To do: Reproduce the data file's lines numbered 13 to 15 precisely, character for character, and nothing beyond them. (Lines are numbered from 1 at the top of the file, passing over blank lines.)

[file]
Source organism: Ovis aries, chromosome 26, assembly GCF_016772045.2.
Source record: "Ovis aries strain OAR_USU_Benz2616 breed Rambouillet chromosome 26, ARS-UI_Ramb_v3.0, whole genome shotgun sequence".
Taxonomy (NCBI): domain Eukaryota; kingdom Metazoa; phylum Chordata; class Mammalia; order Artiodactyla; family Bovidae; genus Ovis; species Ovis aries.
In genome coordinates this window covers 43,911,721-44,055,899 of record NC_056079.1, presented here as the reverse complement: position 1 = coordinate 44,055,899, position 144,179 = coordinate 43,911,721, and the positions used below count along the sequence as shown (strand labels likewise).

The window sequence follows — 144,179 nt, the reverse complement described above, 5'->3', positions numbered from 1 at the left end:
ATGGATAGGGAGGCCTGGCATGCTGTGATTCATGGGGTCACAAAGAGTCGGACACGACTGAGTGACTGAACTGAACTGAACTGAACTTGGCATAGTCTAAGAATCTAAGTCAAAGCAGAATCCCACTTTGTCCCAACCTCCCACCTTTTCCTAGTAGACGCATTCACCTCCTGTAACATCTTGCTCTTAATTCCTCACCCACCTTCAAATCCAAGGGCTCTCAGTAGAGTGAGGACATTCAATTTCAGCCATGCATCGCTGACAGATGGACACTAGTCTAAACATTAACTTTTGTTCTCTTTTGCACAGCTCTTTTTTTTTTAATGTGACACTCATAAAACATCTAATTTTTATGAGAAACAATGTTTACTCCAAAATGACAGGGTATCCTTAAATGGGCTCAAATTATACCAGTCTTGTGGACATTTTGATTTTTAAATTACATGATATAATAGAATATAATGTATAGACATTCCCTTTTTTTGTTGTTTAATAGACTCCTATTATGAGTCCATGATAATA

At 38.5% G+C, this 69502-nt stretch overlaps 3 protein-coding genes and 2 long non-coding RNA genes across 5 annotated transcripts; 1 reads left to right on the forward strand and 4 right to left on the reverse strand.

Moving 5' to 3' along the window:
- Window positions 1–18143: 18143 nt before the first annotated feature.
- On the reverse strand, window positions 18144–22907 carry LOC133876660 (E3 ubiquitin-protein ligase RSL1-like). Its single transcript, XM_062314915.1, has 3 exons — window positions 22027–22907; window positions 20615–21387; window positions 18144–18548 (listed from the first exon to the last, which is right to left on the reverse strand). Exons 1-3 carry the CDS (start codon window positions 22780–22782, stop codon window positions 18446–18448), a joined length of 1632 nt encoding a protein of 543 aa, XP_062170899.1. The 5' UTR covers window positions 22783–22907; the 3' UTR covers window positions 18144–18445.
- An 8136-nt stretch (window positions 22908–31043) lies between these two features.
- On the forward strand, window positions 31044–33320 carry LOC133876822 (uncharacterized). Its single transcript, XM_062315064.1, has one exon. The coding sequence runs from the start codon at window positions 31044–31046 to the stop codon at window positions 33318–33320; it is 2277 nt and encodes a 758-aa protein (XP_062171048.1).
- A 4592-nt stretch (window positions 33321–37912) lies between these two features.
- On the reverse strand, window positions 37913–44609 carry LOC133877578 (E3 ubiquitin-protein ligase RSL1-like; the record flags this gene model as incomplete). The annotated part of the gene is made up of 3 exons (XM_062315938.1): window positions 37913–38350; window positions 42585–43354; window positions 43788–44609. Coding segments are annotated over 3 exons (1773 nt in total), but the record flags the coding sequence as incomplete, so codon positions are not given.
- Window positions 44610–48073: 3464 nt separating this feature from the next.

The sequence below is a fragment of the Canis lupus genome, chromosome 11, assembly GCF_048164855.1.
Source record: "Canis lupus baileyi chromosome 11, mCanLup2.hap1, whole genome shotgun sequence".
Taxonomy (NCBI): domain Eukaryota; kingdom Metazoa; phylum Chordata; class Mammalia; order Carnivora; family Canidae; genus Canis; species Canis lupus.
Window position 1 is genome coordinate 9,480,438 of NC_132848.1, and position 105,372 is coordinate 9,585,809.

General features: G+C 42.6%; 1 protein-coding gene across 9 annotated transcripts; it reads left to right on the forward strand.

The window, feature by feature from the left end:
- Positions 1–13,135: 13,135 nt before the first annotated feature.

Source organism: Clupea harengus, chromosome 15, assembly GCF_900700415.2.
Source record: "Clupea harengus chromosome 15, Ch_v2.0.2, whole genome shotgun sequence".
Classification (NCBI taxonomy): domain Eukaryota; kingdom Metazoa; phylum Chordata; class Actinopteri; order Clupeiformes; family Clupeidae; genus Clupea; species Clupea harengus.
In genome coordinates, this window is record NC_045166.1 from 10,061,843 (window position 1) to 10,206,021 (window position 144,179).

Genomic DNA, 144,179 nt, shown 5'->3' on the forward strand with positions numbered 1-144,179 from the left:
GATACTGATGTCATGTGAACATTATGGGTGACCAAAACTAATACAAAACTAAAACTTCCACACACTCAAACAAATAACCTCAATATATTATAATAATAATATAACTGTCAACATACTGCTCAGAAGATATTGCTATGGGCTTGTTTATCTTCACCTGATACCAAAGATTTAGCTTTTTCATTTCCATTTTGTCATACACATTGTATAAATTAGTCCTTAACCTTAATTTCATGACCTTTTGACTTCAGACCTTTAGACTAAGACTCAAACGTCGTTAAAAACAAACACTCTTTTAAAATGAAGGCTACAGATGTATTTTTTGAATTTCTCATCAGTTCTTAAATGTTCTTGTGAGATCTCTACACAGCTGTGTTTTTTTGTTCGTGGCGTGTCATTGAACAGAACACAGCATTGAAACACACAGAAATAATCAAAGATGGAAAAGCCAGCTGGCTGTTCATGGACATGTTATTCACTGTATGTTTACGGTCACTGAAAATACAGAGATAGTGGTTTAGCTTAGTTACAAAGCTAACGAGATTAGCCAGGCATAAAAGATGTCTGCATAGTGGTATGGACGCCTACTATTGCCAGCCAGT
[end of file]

- A 4592-nt stretch (window positions 33321–37912) lies between these two features.
- On the reverse strand, window positions 37913–44609 carry LOC133877578 (E3 ubiquitin-protein ligase RSL1-like; the record flags this gene model as incomplete). The annotated part of the gene is made up of 3 exons (XM_062315938.1): window positions 37913–38350; window positions 42585–43354; window positions 43788–44609. Coding segments are annotated over 3 exons (1773 nt in total), but the record flags the coding sequence as incomplete, so codon positions are not given.
- Window positions 44610–48073: 3464 nt separating this feature from the next.